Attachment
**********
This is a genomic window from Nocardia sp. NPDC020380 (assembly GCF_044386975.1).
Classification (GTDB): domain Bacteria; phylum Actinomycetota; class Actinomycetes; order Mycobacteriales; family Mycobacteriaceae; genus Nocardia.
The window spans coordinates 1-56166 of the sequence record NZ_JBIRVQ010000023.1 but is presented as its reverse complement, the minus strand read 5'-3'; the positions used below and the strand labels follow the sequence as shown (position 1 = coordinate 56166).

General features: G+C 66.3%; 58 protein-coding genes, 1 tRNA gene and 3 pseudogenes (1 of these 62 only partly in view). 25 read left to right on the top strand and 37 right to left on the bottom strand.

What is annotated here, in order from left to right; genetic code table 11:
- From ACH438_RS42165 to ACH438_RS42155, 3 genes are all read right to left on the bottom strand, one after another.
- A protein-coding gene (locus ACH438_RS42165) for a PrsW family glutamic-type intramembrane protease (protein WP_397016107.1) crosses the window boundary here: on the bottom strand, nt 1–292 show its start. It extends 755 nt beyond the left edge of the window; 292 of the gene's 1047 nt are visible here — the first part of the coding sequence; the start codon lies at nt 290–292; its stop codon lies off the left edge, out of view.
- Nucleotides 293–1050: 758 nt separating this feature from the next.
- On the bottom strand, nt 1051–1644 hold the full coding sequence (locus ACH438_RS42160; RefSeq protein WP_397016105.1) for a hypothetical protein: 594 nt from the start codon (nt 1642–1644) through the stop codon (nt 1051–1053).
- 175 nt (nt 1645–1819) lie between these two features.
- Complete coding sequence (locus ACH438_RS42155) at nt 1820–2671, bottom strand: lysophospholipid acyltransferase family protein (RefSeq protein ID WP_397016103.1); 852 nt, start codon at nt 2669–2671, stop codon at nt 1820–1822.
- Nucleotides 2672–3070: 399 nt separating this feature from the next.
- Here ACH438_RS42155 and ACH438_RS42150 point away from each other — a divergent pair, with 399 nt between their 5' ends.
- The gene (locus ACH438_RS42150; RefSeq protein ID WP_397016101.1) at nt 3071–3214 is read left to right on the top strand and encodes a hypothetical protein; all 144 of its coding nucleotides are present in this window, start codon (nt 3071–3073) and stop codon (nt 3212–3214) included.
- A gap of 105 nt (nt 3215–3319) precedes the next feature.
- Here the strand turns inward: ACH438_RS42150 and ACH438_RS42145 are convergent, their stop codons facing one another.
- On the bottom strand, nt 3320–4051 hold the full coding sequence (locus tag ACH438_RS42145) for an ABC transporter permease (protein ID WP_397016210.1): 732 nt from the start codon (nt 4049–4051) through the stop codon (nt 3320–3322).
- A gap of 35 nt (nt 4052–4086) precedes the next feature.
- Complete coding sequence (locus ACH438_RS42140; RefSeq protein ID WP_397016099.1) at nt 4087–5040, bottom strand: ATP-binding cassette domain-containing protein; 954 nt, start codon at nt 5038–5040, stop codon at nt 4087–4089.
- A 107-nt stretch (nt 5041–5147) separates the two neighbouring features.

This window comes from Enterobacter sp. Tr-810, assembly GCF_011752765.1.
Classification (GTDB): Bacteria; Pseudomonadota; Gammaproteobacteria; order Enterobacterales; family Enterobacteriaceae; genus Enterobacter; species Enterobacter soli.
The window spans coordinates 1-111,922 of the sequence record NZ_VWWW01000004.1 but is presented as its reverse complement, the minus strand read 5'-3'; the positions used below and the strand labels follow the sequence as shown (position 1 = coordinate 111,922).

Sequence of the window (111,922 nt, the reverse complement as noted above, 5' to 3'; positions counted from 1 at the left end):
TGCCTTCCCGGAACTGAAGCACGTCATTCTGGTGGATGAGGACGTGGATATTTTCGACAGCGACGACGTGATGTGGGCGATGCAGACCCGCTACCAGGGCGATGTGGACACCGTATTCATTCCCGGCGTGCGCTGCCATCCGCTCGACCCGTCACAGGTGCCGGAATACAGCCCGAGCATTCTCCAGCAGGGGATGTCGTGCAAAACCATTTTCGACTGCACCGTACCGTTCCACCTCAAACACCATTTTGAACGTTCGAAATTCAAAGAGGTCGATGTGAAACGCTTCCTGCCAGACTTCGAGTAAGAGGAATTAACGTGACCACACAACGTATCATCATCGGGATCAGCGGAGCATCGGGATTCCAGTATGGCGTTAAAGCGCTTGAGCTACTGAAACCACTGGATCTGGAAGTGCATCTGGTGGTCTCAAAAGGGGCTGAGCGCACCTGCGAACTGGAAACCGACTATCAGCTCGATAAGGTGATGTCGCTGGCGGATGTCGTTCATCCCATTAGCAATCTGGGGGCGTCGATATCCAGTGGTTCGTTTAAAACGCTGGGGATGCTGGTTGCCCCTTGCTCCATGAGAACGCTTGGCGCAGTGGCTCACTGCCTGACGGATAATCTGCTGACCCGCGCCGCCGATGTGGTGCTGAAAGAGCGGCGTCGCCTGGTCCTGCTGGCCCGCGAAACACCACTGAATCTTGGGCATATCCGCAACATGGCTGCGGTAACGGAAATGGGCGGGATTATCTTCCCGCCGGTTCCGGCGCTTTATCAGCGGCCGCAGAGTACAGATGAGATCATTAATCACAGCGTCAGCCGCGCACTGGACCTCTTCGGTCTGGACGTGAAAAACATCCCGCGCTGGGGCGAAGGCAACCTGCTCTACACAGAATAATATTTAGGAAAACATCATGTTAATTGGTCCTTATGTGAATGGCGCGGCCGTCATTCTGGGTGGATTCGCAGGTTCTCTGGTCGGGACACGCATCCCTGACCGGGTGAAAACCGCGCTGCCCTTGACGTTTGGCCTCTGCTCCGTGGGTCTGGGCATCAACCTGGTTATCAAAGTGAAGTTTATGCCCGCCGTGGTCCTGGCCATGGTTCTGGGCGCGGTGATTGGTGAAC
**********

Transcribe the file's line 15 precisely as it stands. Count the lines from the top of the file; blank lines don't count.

- A gap of 105 nt (nt 3215–3319) precedes the next feature.